A major decline in British wildlife species over the past 50 years has been linked to intensive farming practices.
One in 10 UK species are threatened with extinction, according to the State of Nature report, which was funded by more than 50 conservation groups and charities.
But farm leaders have disputed the findings, arguing agriculture has become less intensive over the past 25 years with farmers doing much to promote wildlife.
The report revealed that more than half (56%) of UK species studied have declined since 1970.
More than one in 10 (1,199 species) of the nearly 8,000 species assessed in the UK are under threat of disappearing altogether, it said.
Species under threat include the turtle dove and corn bunting, according to the study, which was published on Wednesday (14 September).
The report acknowledged there are “many inspiring examples of conservation action” that are helping to turn the tide.
But it said more must be done to “put nature back where it belongs”.
The report will be launched by Sir David Attenborough in London.
Sir David said: “The future of nature is under threat and we must work together; governments, conservationists, businesses and individuals, to help it.
“Millions of people in the UK care very passionately about nature and the environment and I believe that we can work together to turn around the fortunes of wildlife.”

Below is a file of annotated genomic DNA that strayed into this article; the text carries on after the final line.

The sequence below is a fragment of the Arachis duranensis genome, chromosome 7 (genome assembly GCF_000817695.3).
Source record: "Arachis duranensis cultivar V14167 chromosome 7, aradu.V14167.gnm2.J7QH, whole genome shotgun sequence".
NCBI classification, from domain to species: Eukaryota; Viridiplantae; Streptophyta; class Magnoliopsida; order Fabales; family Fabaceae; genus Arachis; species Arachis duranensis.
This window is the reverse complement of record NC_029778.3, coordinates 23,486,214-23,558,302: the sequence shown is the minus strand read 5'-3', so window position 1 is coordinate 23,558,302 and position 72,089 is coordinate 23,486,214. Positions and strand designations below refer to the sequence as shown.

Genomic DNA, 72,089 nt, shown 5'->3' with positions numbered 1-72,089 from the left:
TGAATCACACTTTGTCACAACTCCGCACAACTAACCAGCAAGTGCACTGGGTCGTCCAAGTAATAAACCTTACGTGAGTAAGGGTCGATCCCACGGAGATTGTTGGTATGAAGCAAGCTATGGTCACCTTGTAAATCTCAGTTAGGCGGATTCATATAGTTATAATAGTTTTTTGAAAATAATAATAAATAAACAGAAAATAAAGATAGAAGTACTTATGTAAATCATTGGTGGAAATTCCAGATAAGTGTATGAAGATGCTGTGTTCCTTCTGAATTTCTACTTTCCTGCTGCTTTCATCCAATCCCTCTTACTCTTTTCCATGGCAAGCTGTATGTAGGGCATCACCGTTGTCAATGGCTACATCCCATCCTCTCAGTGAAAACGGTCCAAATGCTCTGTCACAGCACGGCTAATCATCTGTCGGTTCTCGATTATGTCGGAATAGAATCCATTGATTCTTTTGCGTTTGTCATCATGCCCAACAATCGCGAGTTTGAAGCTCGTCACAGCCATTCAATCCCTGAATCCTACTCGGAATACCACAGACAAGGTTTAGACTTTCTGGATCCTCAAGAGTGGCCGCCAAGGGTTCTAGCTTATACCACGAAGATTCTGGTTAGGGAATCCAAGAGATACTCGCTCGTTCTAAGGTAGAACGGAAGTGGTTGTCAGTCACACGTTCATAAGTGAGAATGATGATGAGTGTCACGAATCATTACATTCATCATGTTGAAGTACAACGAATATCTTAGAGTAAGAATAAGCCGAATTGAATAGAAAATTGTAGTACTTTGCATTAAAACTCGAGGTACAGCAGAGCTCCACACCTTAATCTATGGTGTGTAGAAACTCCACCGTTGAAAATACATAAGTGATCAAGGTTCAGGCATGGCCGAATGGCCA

Industry hits back
Other causes acknowledged in the report, such as urbanisation, climate change or increasing predator pressure need greater attention Guy Smith, NFU
But NFU vice-president Guy Smith said farming had become less intensive, with growers and livestock producers doing much to promote wildlife.
“As the report acknowledges, agricultural policies of the past did focus on maximising food production resulting in the intensification of farming in the years after the Second World War,” he said.
“However, since the early 1990s, in terms of inputs and in terms of numbers of livestock and area of crops grown, British agriculture has not intensified, in fact it’s the reverse.
“Therefore it makes little sense to attribute cause and effect to ‘the intensification of agriculture’ in the UK in the last quarter of a century when there hasn’t been any.
“Other causes acknowledged in the report, such as urbanisation, climate change or increasing predator pressure need greater attention.”
Playing their part
British farmers had embraced the conservation agenda, said Mr Smith.
They had planted or restored 30,000km of hedgerows, planted wildflowers on field borders and were using less fertiliser and pesticides than ever.
Greenhouse gas emissions from agriculture had fallen by 16% since 1990, said Mr Smith.
In addition, two-thirds of farmers had signed up for Britain’s traiblazing and world-renowned agri-environment schemes, he added.
The Country Land and Business Association (CLA) called for environmental groups to work with farmers to call for the introduction of a “world-leading” farming and environment policy.
It was important this was in place when support provided by the CAP came to an end in 2020, said CLA deputy president Tim Breitmeyer.
“The report makes sobering reading and paints a clear picture of significant decline over 40 years,” he said.
“It reminds us how much there is to do to reintroduce habitats and species into our natural environment and protect them.
“However, it also shows encouraging signs of successful population growth in certain species, and overall, a change in trends that can be built upon.
“It is encouraging to see the effort farmers and others have put in over recent years has started to bear fruit and that this effort is making a difference.”